Tuesday, August 16, 2005

haftarat Devarim: Parsing Yeshaya 1:5

In the haftara:
ה עַל מֶה תֻכּוּ עוֹד, תּוֹסִיפוּ סָרָה; כָּל-רֹאשׁ לָחֳלִי, וְכָל-לֵבָב דַּוָּי. 5 On what part will ye yet be stricken, seeing ye stray away more and more? The whole head is sick, and the whole heart faint;
The way the meforshim (Malbim, Ibn Ezra, and others) parse it:
עַל מֶה תֻכּוּ
עוֹד תּוֹסִיפוּ סָרָה
"For what cause will you suffer?
You will further add to your straying."

That is, the word עוֹד is part of the second phrase. Meanwhile, in the quote above, the word "yet" and the comma after the word עוֹד implies it is part of the first phrase.

The trup:

ה עַ֣ל מֶ֥ה תֻכּ֛וּ ע֖וֹד תּוֹסִ֣יפוּ סָרָ֑ה כָּל־רֹ֣אשׁ לָֽחֳלִ֔י וְכָל־לֵבָ֖ב דַּוָּֽי

There is a tevir on תֻכּ֛וּ and a tipcha on ע֖וֹד. According to Wickes' theory of continuous dichotomy, the parsing of the verse in unambiguous. A tevir divides into two parts a phrase ending in tipcha, while the tipcha subdivides into two parts a phrase ending in etnachta. Thus, the parsing must be:

עַ֣ל מֶ֥ה תֻכּ֛וּ ע֖וֹד
תּוֹסִ֣יפוּ סָרָ֑ה

which might still be translated:
"For what cause will you yet suffer
for you will continue to stray."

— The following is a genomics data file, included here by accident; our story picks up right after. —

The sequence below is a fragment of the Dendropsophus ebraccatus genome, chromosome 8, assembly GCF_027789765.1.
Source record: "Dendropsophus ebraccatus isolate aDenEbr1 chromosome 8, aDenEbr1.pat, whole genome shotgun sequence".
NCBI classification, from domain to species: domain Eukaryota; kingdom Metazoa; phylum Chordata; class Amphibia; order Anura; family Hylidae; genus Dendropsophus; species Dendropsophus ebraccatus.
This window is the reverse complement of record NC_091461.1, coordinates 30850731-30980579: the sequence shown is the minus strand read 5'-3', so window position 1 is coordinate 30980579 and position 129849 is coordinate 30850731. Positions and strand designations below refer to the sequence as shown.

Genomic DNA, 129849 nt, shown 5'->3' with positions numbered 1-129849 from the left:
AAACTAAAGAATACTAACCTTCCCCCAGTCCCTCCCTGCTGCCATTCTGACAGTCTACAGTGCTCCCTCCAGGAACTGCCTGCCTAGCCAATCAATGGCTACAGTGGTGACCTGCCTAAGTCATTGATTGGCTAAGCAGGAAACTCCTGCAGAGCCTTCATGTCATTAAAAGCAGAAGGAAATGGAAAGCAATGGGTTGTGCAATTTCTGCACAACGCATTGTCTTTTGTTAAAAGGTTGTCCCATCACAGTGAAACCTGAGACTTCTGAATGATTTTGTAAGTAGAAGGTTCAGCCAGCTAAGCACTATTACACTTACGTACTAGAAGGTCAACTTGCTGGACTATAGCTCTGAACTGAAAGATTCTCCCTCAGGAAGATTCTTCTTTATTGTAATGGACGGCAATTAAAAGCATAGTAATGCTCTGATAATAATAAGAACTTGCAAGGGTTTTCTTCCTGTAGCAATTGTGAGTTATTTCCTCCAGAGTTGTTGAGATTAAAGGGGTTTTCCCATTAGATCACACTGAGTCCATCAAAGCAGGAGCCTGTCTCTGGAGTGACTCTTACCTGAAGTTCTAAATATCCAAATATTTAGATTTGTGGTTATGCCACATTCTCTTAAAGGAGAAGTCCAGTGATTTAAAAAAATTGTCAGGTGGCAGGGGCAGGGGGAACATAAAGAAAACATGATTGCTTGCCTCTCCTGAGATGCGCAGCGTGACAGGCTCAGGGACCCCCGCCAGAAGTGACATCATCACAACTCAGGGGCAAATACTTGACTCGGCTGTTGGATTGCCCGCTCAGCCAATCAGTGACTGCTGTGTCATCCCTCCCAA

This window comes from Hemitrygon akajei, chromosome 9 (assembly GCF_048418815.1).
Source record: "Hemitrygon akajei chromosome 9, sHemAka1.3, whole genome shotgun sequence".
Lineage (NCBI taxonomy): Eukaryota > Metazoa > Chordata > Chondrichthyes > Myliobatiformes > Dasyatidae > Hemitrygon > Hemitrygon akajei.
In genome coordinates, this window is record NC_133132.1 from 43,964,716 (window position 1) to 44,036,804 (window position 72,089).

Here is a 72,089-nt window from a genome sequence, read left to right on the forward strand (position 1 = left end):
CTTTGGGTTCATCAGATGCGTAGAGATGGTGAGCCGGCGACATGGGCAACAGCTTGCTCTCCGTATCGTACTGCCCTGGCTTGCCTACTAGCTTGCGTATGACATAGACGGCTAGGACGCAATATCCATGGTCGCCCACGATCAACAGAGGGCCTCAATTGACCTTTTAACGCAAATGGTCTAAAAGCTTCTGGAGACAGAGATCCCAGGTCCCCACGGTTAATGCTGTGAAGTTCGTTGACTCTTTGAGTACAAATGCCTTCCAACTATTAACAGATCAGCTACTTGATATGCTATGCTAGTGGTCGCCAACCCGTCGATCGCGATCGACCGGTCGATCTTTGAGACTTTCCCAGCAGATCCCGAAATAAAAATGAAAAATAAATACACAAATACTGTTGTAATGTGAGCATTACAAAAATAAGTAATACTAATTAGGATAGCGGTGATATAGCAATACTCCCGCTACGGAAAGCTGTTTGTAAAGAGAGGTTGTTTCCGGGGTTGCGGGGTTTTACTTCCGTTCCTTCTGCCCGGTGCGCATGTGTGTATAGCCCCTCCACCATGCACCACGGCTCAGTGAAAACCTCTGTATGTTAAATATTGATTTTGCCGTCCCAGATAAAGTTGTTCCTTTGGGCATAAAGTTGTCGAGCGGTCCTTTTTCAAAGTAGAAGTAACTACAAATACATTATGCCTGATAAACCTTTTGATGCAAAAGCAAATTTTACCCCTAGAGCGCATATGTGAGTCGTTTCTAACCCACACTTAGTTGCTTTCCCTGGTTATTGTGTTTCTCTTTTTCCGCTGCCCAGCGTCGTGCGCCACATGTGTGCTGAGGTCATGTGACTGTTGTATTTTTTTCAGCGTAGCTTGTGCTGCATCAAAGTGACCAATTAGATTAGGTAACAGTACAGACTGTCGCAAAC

The meforshim do not intend to offer an explanation which goes against the trup, but rather they are operating on a different theory of trup, in which there are disjunctive accents of various strengths, and while tevir and tipcha rank up there, there is room for ambiguity in how one should then parse the pasuk.

While discussing this pasuk, I will mention Ibn Ezra's comment on the word תֻכּוּ. He explains that the ת at the start and the ו at the end are not both part of the verb pattern, such that it means "you (pl.) will be struck." Rather, the ת at the start is actually a root letter, and it is of the root תככ, which means to press, or to suffer.

Update: I should mention that the effect of Ibn Ezra's take on the word תֻכּוּ is to transform it from the imperfect {~= future tense} 3rd person plural into the perfect {~= past tense} 3rd person plural. That is, "you suffered" rather that "you will be struck." This, of course, goes hand in hand with the issue of which phrase possesses the word עוֹד. It makes little sense to have עוֹד, connoting "further," or "yet," in the first phrase, when the events happened in the past. Thus, the phrase cuts off at תֻכּוּ.

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